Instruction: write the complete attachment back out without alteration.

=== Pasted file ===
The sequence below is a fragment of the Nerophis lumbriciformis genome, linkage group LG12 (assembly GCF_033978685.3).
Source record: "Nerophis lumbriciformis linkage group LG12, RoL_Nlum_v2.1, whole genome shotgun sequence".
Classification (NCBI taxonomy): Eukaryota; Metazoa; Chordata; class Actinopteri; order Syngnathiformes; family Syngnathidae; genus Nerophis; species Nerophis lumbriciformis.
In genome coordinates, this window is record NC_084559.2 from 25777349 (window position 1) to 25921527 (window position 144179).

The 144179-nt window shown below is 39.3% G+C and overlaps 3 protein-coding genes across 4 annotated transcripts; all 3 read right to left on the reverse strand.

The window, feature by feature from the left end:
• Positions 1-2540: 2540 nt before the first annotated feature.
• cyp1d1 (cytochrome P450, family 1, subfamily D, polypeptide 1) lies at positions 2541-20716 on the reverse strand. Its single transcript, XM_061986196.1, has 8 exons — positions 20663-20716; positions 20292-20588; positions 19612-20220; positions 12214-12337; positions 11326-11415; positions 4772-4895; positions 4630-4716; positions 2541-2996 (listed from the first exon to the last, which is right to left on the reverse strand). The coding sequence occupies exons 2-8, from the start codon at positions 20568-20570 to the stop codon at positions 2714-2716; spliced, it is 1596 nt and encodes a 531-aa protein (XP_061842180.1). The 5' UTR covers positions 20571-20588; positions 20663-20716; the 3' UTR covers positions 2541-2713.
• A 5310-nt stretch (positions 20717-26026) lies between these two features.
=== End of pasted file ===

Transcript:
The sequence below is a fragment of the Nerophis lumbriciformis genome, linkage group LG12 (assembly GCF_033978685.3).
Source record: "Nerophis lumbriciformis linkage group LG12, RoL_Nlum_v2.1, whole genome shotgun sequence".
Classification (NCBI taxonomy): Eukaryota; Metazoa; Chordata; class Actinopteri; order Syngnathiformes; family Syngnathidae; genus Nerophis; species Nerophis lumbriciformis.
In genome coordinates, this window is record NC_084559.2 from 25777349 (window position 1) to 25921527 (window position 144179).

The 144179-nt window shown below is 39.3% G+C and overlaps 3 protein-coding genes across 4 annotated transcripts; all 3 read right to left on the reverse strand.

The window, feature by feature from the left end:
• Positions 1-2540: 2540 nt before the first annotated feature.
• cyp1d1 (cytochrome P450, family 1, subfamily D, polypeptide 1) lies at positions 2541-20716 on the reverse strand. Its single transcript, XM_061986196.1, has 8 exons — positions 20663-20716; positions 20292-20588; positions 19612-20220; positions 12214-12337; positions 11326-11415; positions 4772-4895; positions 4630-4716; positions 2541-2996 (listed from the first exon to the last, which is right to left on the reverse strand). The coding sequence occupies exons 2-8, from the start codon at positions 20568-20570 to the stop codon at positions 2714-2716; spliced, it is 1596 nt and encodes a 531-aa protein (XP_061842180.1). The 5' UTR covers positions 20571-20588; positions 20663-20716; the 3' UTR covers positions 2541-2713.
• A 5310-nt stretch (positions 20717-26026) lies between these two features.